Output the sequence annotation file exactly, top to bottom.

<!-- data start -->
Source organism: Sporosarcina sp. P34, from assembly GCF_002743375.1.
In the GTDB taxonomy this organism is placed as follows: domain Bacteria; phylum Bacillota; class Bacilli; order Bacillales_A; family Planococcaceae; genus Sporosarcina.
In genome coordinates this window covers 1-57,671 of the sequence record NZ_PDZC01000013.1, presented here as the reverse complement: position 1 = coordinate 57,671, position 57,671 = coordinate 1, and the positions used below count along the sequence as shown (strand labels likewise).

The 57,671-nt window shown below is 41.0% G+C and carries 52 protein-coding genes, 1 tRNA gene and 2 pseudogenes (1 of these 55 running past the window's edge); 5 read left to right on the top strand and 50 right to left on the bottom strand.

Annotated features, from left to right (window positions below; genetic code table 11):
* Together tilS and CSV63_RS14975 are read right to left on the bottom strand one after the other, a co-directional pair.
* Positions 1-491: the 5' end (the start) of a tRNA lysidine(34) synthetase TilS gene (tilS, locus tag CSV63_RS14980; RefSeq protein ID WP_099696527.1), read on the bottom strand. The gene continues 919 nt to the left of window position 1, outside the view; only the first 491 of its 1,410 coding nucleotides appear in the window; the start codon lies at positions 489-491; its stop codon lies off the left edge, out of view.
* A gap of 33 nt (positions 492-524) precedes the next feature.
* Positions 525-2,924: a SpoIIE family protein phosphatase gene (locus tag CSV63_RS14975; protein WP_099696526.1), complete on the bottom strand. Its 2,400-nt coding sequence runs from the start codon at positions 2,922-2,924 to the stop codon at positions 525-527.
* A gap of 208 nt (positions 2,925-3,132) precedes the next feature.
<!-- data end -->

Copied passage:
Source organism: Sporosarcina sp. P34, from assembly GCF_002743375.1.
In the GTDB taxonomy this organism is placed as follows: domain Bacteria; phylum Bacillota; class Bacilli; order Bacillales_A; family Planococcaceae; genus Sporosarcina.
In genome coordinates this window covers 1-57,671 of the sequence record NZ_PDZC01000013.1, presented here as the reverse complement: position 1 = coordinate 57,671, position 57,671 = coordinate 1, and the positions used below count along the sequence as shown (strand labels likewise).

The 57,671-nt window shown below is 41.0% G+C and carries 52 protein-coding genes, 1 tRNA gene and 2 pseudogenes (1 of these 55 running past the window's edge); 5 read left to right on the top strand and 50 right to left on the bottom strand.

Annotated features, from left to right (window positions below; genetic code table 11):
* Together tilS and CSV63_RS14975 are read right to left on the bottom strand one after the other, a co-directional pair.
* Positions 1-491: the 5' end (the start) of a tRNA lysidine(34) synthetase TilS gene (tilS, locus tag CSV63_RS14980; RefSeq protein ID WP_099696527.1), read on the bottom strand. The gene continues 919 nt to the left of window position 1, outside the view; only the first 491 of its 1,410 coding nucleotides appear in the window; the start codon lies at positions 489-491; its stop codon lies off the left edge, out of view.
* A gap of 33 nt (positions 492-524) precedes the next feature.
* Positions 525-2,924: a SpoIIE family protein phosphatase gene (locus tag CSV63_RS14975; protein WP_099696526.1), complete on the bottom strand. Its 2,400-nt coding sequence runs from the start codon at positions 2,922-2,924 to the stop codon at positions 525-527.
* A gap of 208 nt (positions 2,925-3,132) precedes the next feature.